Aug 24, 2015 | By Alec

Over the past year or so, we’ve seen a steady increase in the amount of multi-functional 3D printers, that combine various functions into a single making machine. While some are more interesting and tempting than others, most follow a clear path, a combination of usually two or three of the following: FDM 3D printing, CNC milling, etching, and engraving. That’s why we’re particularly impressed by the LumiPocket LT, which has just launched a crowdfunding campaign on Kickstarter. Unlike all the others, the LumiPocket multi-functional Personal Fabricator actually relies on resin SLA 3D printing, rather than the same old boring FDM plastics.

This project was launched at just the right time, co-founder Davide tells us. His startup Lumi Industries has been able to rely on the opening up of Kickstarter in his country only a few months ago. However, you might already have heard of Lumi Industries, as they have been around since 2013 and launched the Lumifold DLP 3D printer last year ago and the smaller LumiPocket at the end of 2014.

However, they are now back with an even more interesting machine. And as you can see in the photos above, the LumiPocket LT 3D printer already stands out for its interesting build. For unlike most multifunctional machines, the Italian engineers have replaced the boring Cartesian build with SCARA: ‘The SCARA acronym stands for Selective Compliance Articulated Robot Arm. Its main advantage is the jointed two-link arm; this feature allows the arm to extend into confined areas and then retract or “fold up” out of the way,’ the Italian makers explain. ‘We modified this design so it can cover all the printing area with the smallest possible footprint. This system allows also good quality and speed; normally its main drawback is that controlling this arm involves inverse kinematics for linear interpolated moves.’

But aside from the SCARA robotic arm, the machine itself is also very interesting. For even without its additional functions, this is one of the more affordable resin-based 3D printers with excellent stats. ‘LumiPocket LT is a UV laser based 3D printer, with a resolution of up to 50 microns on the Z and 100 microns on XY axis. Run our cross-platform Software, slice your 3D model (binary or ascii .Stl file), and save the printing job to an SD card: insert it into the LumiPocket LT, it will do all the rest!’ they explain. ‘The maximum printing size is 10 cm diameter by 10 cm high; on LumiPocket LT we suggest our LumiReact resins, however it is also compatible with SpotA, MakerJuice, FunToDo, 3D Materials and Bukytown Polymers UV pigmented resins.’ In short, all you need for high quality prints.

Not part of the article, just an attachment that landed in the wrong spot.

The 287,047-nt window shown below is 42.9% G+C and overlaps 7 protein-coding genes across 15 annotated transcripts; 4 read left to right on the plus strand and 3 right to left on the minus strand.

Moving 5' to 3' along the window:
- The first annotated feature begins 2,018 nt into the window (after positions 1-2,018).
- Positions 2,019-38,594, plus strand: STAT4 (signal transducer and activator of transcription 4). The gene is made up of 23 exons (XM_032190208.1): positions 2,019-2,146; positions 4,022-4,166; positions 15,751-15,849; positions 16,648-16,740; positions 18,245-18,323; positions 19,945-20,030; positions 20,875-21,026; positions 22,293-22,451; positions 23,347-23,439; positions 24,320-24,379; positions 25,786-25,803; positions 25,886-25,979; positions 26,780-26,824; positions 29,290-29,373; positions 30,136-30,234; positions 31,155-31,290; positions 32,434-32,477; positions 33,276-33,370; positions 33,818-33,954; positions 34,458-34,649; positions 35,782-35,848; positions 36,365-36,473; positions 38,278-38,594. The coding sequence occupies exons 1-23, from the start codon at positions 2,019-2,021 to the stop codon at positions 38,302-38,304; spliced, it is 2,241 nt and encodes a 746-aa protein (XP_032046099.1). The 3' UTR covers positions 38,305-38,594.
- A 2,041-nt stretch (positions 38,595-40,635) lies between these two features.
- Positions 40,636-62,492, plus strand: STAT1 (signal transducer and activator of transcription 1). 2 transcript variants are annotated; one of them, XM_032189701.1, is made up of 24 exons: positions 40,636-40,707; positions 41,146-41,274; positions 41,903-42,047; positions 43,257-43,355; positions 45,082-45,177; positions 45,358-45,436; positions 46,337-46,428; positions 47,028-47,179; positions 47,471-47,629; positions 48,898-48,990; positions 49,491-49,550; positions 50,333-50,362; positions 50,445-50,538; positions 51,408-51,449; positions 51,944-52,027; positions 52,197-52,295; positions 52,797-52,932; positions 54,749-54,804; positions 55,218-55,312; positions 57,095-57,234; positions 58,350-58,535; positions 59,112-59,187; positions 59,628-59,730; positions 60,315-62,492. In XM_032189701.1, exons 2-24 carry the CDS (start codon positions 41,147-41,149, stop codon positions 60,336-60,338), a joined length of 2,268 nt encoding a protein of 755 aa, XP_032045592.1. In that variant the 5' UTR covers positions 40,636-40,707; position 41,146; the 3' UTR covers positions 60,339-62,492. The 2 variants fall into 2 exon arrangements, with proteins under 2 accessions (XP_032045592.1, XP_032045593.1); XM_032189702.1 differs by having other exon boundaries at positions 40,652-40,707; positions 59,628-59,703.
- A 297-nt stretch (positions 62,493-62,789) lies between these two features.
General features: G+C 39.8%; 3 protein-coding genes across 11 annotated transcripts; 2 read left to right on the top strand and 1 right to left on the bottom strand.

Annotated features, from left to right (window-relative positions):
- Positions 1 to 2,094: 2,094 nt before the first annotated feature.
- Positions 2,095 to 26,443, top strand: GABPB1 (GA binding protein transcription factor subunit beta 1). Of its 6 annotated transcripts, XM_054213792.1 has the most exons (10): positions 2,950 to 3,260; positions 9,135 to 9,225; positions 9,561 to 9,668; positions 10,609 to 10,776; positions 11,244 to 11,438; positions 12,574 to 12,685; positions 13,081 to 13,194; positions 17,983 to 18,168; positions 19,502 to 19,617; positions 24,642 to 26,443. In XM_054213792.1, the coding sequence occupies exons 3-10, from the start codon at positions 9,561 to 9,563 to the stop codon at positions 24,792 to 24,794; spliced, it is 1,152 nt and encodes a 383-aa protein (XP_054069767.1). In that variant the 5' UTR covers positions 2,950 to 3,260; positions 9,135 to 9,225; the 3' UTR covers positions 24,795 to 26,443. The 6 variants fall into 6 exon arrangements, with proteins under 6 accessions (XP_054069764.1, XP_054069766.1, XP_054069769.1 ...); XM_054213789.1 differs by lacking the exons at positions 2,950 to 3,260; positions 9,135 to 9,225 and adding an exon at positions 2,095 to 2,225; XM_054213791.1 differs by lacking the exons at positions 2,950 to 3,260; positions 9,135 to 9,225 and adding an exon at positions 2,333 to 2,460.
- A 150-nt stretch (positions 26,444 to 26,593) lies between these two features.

But its PCB etching option is also very awesome and efficient. ‘Of course you can make it "the old way", by printing the mask with a laser printer, aligning the PCB board, than exposing to a UV lamp.. but why not just put a presensitized PCB board into LumiPocket LT's special tray, import your PCB files, and watch it etch your PCB that is then ready to be developed?’ they explain. This method is quick, easy and perfect for standard (pass-through) PCBs.

And finally, the integrated UV laser can be used for easy engraving of a variety of materials, including MDF, wood, PVC, heavy cardboard and leather. The laser used is an UV laser with a 200mW – not the most powerful around, but perfect for your needs and still quite dangers. In short, this engraving option is a perfect little addition to your desktop that you might not always need, but is cool to have available anyway.

The LumiPocket LT thus seems to have a lot of interesting features that will doubtlessly garner a response from the making community. If anything, this is just an affordable and cool-looking resin 3D printer, as its priced at a mere $499 (early bird option). At that price, the engraving and etching options are just fantastic bonuses to have. What’s more, virtually all of the prototyping work is already done, meaning that shipping can begin as early as February 2016. Interested? Check out the LumiPocket LT’s Kickstarter page here.


Posted in 3D Printers



Maybe you also like:


1 wrote at 1/9/2016 10:04:04 PM:


-1' wrote at 1/9/2016 10:04:03 PM:


1 wrote at 1/9/2016 10:04:02 PM:


Leave a comment:

Your Name:


Subscribe us to Feeds twitter facebook   

About provides the latest news about 3D printing technology and 3D printers. We are now seven years old and have around 1.5 million unique visitors per month.

News Archive